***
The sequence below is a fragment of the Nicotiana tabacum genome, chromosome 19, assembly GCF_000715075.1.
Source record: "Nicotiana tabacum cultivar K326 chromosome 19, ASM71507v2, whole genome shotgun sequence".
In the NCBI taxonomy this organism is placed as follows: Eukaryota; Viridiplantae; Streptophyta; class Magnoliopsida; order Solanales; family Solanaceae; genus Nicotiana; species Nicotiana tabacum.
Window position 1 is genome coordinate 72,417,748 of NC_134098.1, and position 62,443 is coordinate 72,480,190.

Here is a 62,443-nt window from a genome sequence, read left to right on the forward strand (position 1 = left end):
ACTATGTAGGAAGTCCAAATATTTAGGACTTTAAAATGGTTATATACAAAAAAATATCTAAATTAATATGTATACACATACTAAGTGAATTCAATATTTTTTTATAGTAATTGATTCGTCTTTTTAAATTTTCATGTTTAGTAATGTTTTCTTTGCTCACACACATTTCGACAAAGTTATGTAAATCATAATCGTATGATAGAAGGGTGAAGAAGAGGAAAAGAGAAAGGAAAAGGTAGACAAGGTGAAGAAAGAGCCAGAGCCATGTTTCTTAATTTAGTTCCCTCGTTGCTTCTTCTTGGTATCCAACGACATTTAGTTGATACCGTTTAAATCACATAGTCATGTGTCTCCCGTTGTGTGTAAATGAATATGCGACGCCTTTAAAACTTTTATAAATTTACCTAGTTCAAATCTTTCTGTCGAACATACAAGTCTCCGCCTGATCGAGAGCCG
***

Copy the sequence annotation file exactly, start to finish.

The sequence below is a fragment of the Nicotiana tabacum genome, chromosome 19, assembly GCF_000715075.1.
Source record: "Nicotiana tabacum cultivar K326 chromosome 19, ASM71507v2, whole genome shotgun sequence".
In the NCBI taxonomy this organism is placed as follows: Eukaryota; Viridiplantae; Streptophyta; class Magnoliopsida; order Solanales; family Solanaceae; genus Nicotiana; species Nicotiana tabacum.
Window position 1 is genome coordinate 72,417,748 of NC_134098.1, and position 62,443 is coordinate 72,480,190.

Here is a 62,443-nt window from a genome sequence, read left to right on the forward strand (position 1 = left end):
ACTATGTAGGAAGTCCAAATATTTAGGACTTTAAAATGGTTATATACAAAAAAATATCTAAATTAATATGTATACACATACTAAGTGAATTCAATATTTTTTTATAGTAATTGATTCGTCTTTTTAAATTTTCATGTTTAGTAATGTTTTCTTTGCTCACACACATTTCGACAAAGTTATGTAAATCATAATCGTATGATAGAAGGGTGAAGAAGAGGAAAAGAGAAAGGAAAAGGTAGACAAGGTGAAGAAAGAGCCAGAGCCATGTTTCTTAATTTAGTTCCCTCGTTGCTTCTTCTTGGTATCCAACGACATTTAGTTGATACCGTTTAAATCACATAGTCATGTGTCTCCCGTTGTGTGTAAATGAATATGCGACGCCTTTAAAACTTTTATAAATTTACCTAGTTCAAATCTTTCTGTCGAACATACAAGTCTCCGCCTGATCGAGAGCCG